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Can Exercise Help Treat Depression?
Although some people claimed they felt depressed after the final page of the seventh Harry Potter book, depression can be a serious issue regardless of reading preferences. Symptoms include a change in appetite, loss of energy, and feelings of helplessness. But one route to recovery may start with some sneakers: Consistent exercise can join the ranks with other depression treatments, helping to boost mood and combat feelings of gloom .
Battling Blues — Why It Matters
Health professionals give regular exercise a gold star for helping prevent disease, keeping off excess weight, and even spicing up that sex life. Another benefit is that different types of physical activity, from aerobic exercise to qigong, can help lessen depressive symptoms . One study found walking and jogging a few times a week was generally as effective as antidepressants in reducing symptoms of depression. But it’s not only aerobic workouts that do the trick— researchers found depressed elderly people who trained at high intensities several times weekly saw improvement in their quality of life and sleep . (Extra credit for older folks hitting the weight room, too!)
Besides increasing levels of feel-good endorphins, scientists suggest physical activity may work like antidepressant drugs to alter brain chemistry . Staying in shape can also help us gain confidence and distract us from worries. And here’s perhaps the happiest fact of all: In patients diagnosed with depression, exercise may not only relieve sad symptoms, but could also help keep out symptoms for good. (Looks like Zumba may have more advantages than we think.)
Sweat Away Sadness — The Answer/Debate
Getting on the running gear is rarely a bad idea. But so far, research hasn’t proven a few laps around the track will prevent the blues from arriving in the first place. One study failed to find evidence that exercise could reduce the risk of depression in vulnerable populations. Other research suggests exercise improves depressive symptoms only moderately . And exercise may not help treat depression in all people. According to one study, light exercise helps depressed women slightly more than it helps men .
It’s especially important to make physical activity a priority when feeling down, since research suggests people who are depressed are less likely to exercise. A therapist can help create an individual treatment plan for depression that might include some exercise. Along with eating well, getting enough sleep, and spending time with family and friends, getting a move on for 30 minutes a day, three to five days a week, can help keep that smile around.
When feeling sad, do you find working out helps? Share your experiences in the comments below!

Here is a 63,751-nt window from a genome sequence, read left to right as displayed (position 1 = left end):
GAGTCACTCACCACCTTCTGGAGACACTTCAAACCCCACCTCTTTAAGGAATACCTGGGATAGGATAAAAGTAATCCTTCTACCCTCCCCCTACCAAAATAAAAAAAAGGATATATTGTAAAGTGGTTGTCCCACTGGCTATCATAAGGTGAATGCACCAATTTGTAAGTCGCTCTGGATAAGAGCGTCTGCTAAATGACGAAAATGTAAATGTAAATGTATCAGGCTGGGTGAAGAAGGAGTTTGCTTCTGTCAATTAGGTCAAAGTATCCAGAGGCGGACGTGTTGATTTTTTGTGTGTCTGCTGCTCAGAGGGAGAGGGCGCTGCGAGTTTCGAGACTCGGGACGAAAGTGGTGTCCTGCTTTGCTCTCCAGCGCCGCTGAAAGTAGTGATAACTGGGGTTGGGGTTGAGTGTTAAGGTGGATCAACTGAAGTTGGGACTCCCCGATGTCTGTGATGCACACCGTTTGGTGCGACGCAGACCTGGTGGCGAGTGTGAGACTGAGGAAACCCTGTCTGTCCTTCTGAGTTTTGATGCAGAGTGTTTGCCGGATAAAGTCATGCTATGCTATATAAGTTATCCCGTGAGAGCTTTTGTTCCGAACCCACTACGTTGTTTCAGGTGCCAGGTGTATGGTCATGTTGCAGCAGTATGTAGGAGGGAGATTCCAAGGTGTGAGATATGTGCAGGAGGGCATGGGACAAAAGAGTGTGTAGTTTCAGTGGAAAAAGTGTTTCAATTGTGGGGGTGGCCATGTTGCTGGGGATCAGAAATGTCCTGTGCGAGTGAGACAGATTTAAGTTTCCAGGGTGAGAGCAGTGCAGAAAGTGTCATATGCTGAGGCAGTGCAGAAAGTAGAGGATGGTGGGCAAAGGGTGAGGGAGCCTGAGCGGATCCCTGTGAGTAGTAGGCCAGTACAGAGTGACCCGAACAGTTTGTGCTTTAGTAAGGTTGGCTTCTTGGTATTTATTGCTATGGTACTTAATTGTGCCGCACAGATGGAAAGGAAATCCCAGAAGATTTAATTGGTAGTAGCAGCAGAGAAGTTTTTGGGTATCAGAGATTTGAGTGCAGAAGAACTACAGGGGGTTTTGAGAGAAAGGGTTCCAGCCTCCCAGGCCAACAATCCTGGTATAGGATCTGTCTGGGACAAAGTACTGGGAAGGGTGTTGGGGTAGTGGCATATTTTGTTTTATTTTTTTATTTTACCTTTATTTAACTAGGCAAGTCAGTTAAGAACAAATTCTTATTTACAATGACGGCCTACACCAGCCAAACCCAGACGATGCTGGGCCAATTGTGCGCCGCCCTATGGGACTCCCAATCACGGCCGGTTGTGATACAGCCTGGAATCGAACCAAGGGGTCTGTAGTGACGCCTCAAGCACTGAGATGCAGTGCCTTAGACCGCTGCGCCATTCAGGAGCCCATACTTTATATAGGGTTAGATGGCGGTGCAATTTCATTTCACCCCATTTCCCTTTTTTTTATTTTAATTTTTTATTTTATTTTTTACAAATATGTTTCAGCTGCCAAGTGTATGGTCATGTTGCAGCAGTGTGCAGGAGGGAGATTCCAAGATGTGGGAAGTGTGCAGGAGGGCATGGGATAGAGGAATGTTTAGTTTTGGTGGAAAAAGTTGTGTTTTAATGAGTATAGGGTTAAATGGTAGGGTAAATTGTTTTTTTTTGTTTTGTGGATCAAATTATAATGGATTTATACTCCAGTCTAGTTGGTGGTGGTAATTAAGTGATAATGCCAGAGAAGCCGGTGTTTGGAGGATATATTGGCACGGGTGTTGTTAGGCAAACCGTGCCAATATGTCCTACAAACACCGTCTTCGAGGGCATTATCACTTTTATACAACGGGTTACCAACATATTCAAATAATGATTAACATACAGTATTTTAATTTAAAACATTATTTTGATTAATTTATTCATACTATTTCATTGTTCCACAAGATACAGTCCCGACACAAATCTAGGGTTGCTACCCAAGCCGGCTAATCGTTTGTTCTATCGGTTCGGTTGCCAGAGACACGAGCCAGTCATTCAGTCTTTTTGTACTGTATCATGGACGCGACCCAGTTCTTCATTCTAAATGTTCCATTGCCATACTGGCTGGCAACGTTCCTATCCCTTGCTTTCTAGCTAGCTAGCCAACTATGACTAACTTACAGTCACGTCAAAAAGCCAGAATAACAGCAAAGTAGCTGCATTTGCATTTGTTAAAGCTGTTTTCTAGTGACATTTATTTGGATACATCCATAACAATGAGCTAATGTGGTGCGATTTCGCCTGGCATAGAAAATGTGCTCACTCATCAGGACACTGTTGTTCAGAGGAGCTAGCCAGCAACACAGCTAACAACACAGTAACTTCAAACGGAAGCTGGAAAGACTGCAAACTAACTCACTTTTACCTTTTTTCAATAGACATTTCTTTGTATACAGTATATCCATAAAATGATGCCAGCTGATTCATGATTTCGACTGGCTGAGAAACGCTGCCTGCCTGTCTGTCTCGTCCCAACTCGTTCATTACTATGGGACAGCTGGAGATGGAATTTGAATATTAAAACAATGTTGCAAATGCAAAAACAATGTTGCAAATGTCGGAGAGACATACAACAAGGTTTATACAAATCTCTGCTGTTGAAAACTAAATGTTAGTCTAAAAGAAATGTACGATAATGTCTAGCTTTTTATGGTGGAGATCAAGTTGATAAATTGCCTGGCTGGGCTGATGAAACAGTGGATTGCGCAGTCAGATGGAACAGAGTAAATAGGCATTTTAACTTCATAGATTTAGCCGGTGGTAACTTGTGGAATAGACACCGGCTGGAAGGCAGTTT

Photo by Jordan Shakeshaft
- Exercise for depression. Mead, G.E., Morley, W., Campbell, P., et al. School of Clinical Sciences and Community Health, University of Edinburgh, Edinburgh, UK. The Cochrane Database of Systematic Reviews, 2008 Oct 8;(4):CD004366.⤴
- Qigong as a psychosocial intervention for depressed elderly with chronic physical illnesses. Tsang, H.W., Cheung, L., Lak, D.C., et al. Department of Rehabilitation Sciences, The Hong Kong Polytechnic University, Hung Hom, Hong Kong. International Journal of Geriatric Psychiatry, 2002 Dec;17(12):1146-54. ⤴
- A randomized controlled trial of high versus low intensity weight training versus general practitioner care for clinical depression in older adults. Singh, N.A., Stavrinos, T.M., Scarbek, Y., et al. Royal Prince Alfred Hospital, Central Sydney Health Service, New South Wales, Australia. The Journals of Gerontology Series A: Biological Sciences and Medical Sciences, 2005 Jun;60(6):768-76.⤴
- Endorphins and Exercise. Harber, V.J., Sutton, J.R. Sports Medicine. 1984 March-April;1(2):154-71.⤴
- Exercise for depression. Mead, G.E., Morley, W., Cambell, P., et al. School of Clinical Sciences and Community Health, University of Edinburgh, Edinburgh, UK. The Cochrane Database of Systematic Reviews, 2008 Oct 8;(4):CD004366.⤴
- Depression and exercise in elderly men and women: findings from the Swedish national study on aging and care. Lindwall, M., Rennemark, M., Halling, A., et al. School of Social and Health Sciences, Halmstad University, Halmstad, Sweden. Journal of Aging and Physical Activity, 2007 Jan;15(1):41-55.⤴
Comments Leave a comment
Any type of Cardio seems to work well for me. In my experience it comes down to, the harder I workout the better I feel about myself and in turn, the less depression I have.